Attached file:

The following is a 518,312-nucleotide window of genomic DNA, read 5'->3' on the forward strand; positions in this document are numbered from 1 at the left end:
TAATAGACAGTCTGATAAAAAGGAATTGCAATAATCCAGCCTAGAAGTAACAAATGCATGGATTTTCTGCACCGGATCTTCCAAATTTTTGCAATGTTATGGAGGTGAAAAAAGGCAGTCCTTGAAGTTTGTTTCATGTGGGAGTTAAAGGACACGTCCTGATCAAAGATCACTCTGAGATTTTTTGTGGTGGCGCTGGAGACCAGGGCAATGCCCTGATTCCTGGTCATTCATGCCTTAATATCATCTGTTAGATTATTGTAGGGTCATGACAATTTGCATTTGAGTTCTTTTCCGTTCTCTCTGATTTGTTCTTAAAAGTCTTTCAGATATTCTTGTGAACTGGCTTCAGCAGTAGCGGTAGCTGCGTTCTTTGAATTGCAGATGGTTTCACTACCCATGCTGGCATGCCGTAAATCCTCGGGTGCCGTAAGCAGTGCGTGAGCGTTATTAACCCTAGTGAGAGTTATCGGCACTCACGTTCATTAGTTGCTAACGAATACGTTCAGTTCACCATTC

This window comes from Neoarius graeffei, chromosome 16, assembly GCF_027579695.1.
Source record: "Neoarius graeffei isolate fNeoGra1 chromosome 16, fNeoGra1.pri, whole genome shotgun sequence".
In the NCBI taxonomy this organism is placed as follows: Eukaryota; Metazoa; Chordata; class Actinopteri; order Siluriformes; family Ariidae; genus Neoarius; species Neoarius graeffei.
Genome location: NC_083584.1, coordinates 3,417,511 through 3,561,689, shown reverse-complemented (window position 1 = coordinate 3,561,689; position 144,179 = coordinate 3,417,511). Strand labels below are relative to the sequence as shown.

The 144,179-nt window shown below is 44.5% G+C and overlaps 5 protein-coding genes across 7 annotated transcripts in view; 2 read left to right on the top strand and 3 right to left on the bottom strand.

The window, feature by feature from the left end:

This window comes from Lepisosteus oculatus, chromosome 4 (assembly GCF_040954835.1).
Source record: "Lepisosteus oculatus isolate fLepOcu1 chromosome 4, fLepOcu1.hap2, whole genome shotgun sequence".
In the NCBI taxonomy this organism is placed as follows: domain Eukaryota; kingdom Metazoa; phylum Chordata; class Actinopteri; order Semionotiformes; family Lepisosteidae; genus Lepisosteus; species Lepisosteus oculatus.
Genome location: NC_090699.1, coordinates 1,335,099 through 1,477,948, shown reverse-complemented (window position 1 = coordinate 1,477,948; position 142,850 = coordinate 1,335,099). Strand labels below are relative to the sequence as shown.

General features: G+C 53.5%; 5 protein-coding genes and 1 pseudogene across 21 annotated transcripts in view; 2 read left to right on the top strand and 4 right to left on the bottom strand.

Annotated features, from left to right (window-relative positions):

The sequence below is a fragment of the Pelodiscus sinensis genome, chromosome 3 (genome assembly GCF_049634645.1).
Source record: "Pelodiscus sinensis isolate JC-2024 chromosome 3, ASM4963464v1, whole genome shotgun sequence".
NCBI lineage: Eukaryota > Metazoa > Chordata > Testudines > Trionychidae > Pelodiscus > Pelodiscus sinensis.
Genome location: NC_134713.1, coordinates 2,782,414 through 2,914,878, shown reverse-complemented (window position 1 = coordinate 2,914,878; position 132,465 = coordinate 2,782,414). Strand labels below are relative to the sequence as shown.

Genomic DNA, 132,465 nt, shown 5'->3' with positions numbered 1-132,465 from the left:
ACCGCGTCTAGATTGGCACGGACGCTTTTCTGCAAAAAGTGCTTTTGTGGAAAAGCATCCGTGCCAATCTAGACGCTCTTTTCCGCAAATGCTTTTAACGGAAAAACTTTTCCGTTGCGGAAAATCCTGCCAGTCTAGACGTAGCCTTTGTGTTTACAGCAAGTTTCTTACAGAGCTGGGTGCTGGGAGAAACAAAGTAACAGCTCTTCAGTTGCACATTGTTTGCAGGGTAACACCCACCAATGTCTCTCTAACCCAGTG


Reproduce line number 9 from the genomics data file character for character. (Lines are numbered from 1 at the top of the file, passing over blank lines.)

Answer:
This window comes from Lepisosteus oculatus, chromosome 4 (assembly GCF_040954835.1).